In this unified empire, the political and economic center was still in northern China, where different types of exquisite wheaten food were the most popular dishes. 

Unearthed Food (Dumplings and Desserts) and Utensils from the Tang Dynasty

Unearthed Food (Dumplings and Desserts) and Utensils of the Tang Dynasty — National Museum of China (Photo by Kanjianji)

During this period, from royals to civilians, staple food included all types of fermented wheaten food and porridge. 

Some Examples of Fermented Wheaten Food of China

Some Examples of Fermented Wheaten Food of China

After the outburst of the An-Shi Rebellion, Emperor Li Longji (685 — 762) fled to the southwest of China and was later followed by more people that escaped there to avoid wars in chaotic times.  

 

Their arrival brought more culinary arts into this region, which gradually formed an important regional cuisine, the Sichuan Cuisine. 

Famous Dish of Sichuan Cuisine the Steamed Chinese Cabbage in Supreme Soup (Kaishui Baicai)

Famous Dish of Sichuan Cuisine the Steamed Chinese Cabbage in Supreme Soup (Kaishui Baicai)

Sugar processing skills also improved and made it possible to cook more styles of sweet desserts.

Bean Cakes (Dou Gao)

Bean Cakes (Dou Gao), Picture from Lingchuan Meishi.

Since the prosperous Tang Dynasty, civilians could eat three meals each day, which had been the diet habit of royals in old times. 

Wonton (Hun Tun)

Wonton (Hun Tun), Picture from Weishiji WX.

chinese dishes
 

Widespread of Stir Fry Dishes and Full Development of Southern China

 

In Song Dynasty (960 — 1279), stir-frying, one of the most important cooking technics of Chinese dishes, has been popularized with the widespread use of iron pots. 

Sweet and Sour Pork (Tangcu Liji)

Sweet and Sour Pork (Tangcu Liji)

After Emperor Zhao Gou established Southern Song Dynasty (1127 — 1279), southern China developed as another political and economical center and formed more regional cuisines based on varied geographical features, climates, local products.

Stir-fried Shrimps with Longjing Tea Leaves (Longjing Xiaren), Famous Dish of the Capital City of Southern Song

Stir-fried Shrimps with Longjing Tea Leaves (Longjing Xiaren), Famous Dish of the Capital City of Southern Song.

In the wealthy Song Empire, fancy restaurants, morning markets, night markets, professional catering, and takeouts, all appeared and flourished, with appearances of more exquisite dishes, drinks, and desserts.  

Some Guangdong Style Desserts

Some Guangdong Style Desserts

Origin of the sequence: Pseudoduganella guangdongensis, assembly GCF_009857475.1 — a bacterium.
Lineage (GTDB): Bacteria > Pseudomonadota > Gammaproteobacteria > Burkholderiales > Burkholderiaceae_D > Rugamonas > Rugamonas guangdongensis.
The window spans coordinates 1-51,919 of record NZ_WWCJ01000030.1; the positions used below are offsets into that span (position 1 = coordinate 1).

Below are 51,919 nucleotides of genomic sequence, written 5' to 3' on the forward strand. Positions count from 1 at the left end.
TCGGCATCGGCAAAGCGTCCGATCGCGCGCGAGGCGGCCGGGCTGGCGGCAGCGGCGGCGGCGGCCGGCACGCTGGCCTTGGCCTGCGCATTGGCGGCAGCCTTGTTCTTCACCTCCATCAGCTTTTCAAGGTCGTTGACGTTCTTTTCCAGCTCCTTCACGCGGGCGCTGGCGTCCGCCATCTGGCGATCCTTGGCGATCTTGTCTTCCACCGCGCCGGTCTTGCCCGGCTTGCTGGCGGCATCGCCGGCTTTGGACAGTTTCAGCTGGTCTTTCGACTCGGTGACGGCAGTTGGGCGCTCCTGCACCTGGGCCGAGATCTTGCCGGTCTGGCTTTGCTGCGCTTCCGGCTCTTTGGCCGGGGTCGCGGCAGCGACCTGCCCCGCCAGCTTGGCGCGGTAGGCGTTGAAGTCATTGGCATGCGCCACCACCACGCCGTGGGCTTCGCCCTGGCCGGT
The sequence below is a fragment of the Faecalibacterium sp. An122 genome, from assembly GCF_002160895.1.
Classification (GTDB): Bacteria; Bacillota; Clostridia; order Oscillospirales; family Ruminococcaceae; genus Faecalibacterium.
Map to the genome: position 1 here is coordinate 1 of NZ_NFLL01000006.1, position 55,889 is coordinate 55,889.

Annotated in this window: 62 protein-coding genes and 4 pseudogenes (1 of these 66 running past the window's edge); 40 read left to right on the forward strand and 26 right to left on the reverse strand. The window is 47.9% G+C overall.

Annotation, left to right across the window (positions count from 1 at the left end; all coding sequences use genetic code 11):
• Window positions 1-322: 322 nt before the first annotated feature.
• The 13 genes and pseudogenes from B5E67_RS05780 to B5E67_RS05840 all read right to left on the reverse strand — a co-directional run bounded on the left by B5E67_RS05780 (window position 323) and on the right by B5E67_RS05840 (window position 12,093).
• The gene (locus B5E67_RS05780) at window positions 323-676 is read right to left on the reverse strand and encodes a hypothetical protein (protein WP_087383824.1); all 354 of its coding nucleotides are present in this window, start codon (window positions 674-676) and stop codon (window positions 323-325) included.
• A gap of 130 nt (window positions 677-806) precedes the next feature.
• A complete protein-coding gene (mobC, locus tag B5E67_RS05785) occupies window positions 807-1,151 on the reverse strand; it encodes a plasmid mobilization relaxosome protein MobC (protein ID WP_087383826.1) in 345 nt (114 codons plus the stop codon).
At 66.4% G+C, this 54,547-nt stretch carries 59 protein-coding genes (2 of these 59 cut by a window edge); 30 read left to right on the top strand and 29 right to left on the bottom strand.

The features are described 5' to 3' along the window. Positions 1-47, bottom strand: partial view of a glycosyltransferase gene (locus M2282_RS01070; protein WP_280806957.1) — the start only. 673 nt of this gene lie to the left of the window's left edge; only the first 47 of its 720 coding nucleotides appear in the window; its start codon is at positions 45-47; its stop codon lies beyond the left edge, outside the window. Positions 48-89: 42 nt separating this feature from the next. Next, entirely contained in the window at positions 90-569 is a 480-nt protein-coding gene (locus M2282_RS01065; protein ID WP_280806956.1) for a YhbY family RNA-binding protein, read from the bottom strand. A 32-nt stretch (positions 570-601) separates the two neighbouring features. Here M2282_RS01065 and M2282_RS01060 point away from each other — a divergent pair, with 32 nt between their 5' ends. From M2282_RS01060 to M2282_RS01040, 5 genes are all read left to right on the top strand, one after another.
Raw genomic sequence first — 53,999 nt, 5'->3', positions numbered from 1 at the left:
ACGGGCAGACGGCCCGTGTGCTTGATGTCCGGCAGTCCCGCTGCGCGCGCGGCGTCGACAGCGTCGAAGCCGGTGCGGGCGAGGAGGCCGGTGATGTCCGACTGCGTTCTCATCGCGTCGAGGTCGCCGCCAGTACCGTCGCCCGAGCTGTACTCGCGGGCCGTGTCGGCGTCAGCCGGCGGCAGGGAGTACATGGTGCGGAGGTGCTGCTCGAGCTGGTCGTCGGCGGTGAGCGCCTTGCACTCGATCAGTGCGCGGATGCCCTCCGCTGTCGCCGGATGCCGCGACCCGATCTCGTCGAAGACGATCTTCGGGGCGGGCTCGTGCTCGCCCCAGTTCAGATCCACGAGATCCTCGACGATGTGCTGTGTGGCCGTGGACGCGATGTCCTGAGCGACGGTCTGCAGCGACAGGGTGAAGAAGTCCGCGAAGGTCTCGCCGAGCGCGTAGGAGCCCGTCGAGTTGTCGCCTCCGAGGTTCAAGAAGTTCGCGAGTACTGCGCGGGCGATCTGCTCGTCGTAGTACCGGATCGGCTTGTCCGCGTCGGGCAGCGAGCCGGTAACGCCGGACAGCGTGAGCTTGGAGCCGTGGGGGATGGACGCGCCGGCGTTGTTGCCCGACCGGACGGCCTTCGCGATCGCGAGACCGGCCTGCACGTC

Meanwhile, the main diet habit regarding staple food has been formed, which wheaten food for northerners and rice for the southerners. 

Chinese Dish Fried Noodles or Chow Mein (Chao Mian)

Fried Noodles or Chow Mein (Chao Mian), Picture from Wahaha Ali Xiaowanzi.

In the successive Yuan Dynasty (1271 — 1368), Mongolian royals' preferences combined with advanced culinary arts, cooking and eating mutton and lamb reached a peak. 

Chinese Dish Grilled Gigot (Kao Yang Tui)

Chinese Dish Grilled Gigot (Kao Yang Tui), Picture from Wankang Meishi.

chinese dishes
 

Importing of More Types of Staple Food and Chili Pepper

In Ming Dynasty (1368 — 1644), more types of food were imported, such as sweet potatoes, maize, potato, and peanuts. 

 

They were cooked into delicious dishes and eaten as the staple food for poor people or in famine years.

Stir-fried Potato with Sliced Ham

Stir-fried Potato with Sliced Ham, Picture from Sushi Xiaolaodi.

Meanwhile, the chili pepper was introduced and welcomed in some humid regions in the south and became one of the most important ingredients in these regional cuisines, such as Sichuan and Hunan Cuisines.

Famous Dish of Sichuan Cuisine the Kung Pao Chicken (Gongbao Jiding)

Famous Dish of Sichuan Cuisine the Kung Pao Chicken (Gongbao Jiding), Picture from Yanmou Mumu.

Most Chinese food cooking methods till then have fully developed, combined with agricultural and economic development, more Chinese dishes were invented and widespread in this unified wealthy empire. 

Jiangsu Cuisine Dish the Stewed Crab and Pork Meatball (Xiefen Shizitou)

Stewed Crab and Pork Meatball (Xiefen Shizitou)

chinese dishes
 

Further Development of Chinese Dishes and Formation of Eight Cuisines

 

Since the Qing Dynasty (1636 — 1912), culinary art thrived rapidly to a new level.

 

Today's Eight Cuisines have been gradually formed, as well as other tasty regional cuisines. 

Click to Read More About Eight Cuisines

Stir-Fried Rice (Chao Fan)

Stir-Fried Rice (Chao Fan), Picture from Zhou Shanshan.